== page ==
# Matrix indices

It's common to write the entries of a matrix $$A$$ as $$a_{ij}$$ without a comma:

$$A = \left(\begin{array}{cccc} a_{11}&a_{12}&\dots&a_{1n}\\ a_{21}&a_{22}&\dots&a_{nn}\\ \vdots&\vdots&\ddots&\vdots\\ a_{n1}&a_{n2}&\dots&a_{nn} \end{array}\right)$$

This is an exception to Juxtaposition means combine in the obvious way.

But it's also common to write the entries of a vector $$\mathbf{a}$$ as $$a_i$$:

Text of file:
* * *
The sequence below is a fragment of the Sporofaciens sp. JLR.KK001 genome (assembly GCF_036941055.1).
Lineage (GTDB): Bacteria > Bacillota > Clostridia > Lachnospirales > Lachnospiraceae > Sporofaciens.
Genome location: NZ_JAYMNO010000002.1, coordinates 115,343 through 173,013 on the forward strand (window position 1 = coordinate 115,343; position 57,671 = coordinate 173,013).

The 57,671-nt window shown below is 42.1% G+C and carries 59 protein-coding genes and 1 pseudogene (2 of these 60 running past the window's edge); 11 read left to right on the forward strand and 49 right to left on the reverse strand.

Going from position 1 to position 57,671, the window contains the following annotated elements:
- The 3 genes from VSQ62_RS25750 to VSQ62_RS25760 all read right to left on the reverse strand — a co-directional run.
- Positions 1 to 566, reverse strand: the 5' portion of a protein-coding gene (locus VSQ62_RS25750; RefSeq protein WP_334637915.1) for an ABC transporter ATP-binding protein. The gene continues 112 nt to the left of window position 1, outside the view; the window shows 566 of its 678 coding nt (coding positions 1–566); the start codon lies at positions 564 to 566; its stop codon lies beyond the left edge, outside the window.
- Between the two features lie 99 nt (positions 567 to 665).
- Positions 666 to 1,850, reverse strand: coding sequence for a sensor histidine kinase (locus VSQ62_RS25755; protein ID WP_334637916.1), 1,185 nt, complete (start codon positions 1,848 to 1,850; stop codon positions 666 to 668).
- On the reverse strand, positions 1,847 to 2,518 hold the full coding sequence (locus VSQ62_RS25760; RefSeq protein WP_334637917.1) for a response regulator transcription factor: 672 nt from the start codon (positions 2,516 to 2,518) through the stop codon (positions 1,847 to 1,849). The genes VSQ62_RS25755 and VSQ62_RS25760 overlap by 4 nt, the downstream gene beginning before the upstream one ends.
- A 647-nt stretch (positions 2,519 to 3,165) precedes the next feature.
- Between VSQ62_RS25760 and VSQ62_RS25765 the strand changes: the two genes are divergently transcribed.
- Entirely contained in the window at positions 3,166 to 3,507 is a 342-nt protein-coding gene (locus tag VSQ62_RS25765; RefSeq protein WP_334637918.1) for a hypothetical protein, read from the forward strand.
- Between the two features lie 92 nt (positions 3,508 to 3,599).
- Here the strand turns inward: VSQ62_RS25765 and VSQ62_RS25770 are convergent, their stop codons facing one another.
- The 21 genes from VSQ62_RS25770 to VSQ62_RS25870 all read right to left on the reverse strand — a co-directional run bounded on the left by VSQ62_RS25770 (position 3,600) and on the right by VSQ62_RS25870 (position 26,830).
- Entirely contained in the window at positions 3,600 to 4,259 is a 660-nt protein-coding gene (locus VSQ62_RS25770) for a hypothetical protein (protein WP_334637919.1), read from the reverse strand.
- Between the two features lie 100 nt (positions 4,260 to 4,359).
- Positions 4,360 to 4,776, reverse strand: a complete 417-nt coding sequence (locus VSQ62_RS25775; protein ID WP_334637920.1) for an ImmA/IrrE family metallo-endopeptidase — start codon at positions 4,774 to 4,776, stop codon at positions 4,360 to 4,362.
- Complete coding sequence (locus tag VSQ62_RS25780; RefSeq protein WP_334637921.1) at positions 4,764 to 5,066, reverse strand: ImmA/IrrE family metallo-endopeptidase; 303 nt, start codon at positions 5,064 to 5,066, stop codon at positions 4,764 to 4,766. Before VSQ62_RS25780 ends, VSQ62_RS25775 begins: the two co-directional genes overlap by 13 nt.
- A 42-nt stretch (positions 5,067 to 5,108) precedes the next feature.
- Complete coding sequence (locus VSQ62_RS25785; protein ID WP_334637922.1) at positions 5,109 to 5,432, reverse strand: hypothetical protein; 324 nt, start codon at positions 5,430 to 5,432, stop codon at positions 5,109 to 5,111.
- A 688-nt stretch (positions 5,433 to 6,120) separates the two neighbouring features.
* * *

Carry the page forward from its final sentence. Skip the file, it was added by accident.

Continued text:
$$\mathbf{a}=\left(\begin{array}{c}a_1\\a_2\\\vdots\\a_n\end{array}\right)$$

$$a_{12}$$ could represent either the entry 1,2 in a matrix, or the 12th entry in a vector. $$a_{112}$$ could represent a whole range of things.

This is perhaps most ambiguous for expressions like $$a_{2n}$$ where we could be talking about the $$2n$$th entries in a vector or an entry in the 2nd row of a matrix.